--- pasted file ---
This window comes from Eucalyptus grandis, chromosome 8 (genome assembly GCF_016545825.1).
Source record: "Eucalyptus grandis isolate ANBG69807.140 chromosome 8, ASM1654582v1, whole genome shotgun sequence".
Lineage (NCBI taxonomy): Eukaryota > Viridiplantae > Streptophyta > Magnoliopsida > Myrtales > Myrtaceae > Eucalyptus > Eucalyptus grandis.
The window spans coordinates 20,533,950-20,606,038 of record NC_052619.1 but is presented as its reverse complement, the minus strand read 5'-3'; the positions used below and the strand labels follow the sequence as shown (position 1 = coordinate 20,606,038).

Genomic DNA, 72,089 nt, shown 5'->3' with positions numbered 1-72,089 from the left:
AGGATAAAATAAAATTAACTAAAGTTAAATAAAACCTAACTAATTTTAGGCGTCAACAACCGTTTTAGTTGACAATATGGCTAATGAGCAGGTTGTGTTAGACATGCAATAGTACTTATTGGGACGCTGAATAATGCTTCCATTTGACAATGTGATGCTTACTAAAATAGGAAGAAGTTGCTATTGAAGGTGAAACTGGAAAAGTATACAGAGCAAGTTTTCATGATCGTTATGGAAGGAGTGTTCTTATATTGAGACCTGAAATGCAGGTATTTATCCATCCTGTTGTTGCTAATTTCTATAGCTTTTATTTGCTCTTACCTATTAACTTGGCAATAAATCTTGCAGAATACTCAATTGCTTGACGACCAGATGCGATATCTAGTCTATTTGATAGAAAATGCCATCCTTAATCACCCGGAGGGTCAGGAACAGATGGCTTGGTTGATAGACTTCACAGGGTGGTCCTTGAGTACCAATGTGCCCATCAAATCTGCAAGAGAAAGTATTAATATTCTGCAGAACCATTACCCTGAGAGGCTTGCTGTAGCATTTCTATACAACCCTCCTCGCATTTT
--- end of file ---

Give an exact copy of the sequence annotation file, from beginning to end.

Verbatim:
This window comes from Eucalyptus grandis, chromosome 8 (genome assembly GCF_016545825.1).
Source record: "Eucalyptus grandis isolate ANBG69807.140 chromosome 8, ASM1654582v1, whole genome shotgun sequence".
Lineage (NCBI taxonomy): Eukaryota > Viridiplantae > Streptophyta > Magnoliopsida > Myrtales > Myrtaceae > Eucalyptus > Eucalyptus grandis.
The window spans coordinates 20,533,950-20,606,038 of record NC_052619.1 but is presented as its reverse complement, the minus strand read 5'-3'; the positions used below and the strand labels follow the sequence as shown (position 1 = coordinate 20,606,038).

Genomic DNA, 72,089 nt, shown 5'->3' with positions numbered 1-72,089 from the left:
AGGATAAAATAAAATTAACTAAAGTTAAATAAAACCTAACTAATTTTAGGCGTCAACAACCGTTTTAGTTGACAATATGGCTAATGAGCAGGTTGTGTTAGACATGCAATAGTACTTATTGGGACGCTGAATAATGCTTCCATTTGACAATGTGATGCTTACTAAAATAGGAAGAAGTTGCTATTGAAGGTGAAACTGGAAAAGTATACAGAGCAAGTTTTCATGATCGTTATGGAAGGAGTGTTCTTATATTGAGACCTGAAATGCAGGTATTTATCCATCCTGTTGTTGCTAATTTCTATAGCTTTTATTTGCTCTTACCTATTAACTTGGCAATAAATCTTGCAGAATACTCAATTGCTTGACGACCAGATGCGATATCTAGTCTATTTGATAGAAAATGCCATCCTTAATCACCCGGAGGGTCAGGAACAGATGGCTTGGTTGATAGACTTCACAGGGTGGTCCTTGAGTACCAATGTGCCCATCAAATCTGCAAGAGAAAGTATTAATATTCTGCAGAACCATTACCCTGAGAGGCTTGCTGTAGCATTTCTATACAACCCTCCTCGCATTTT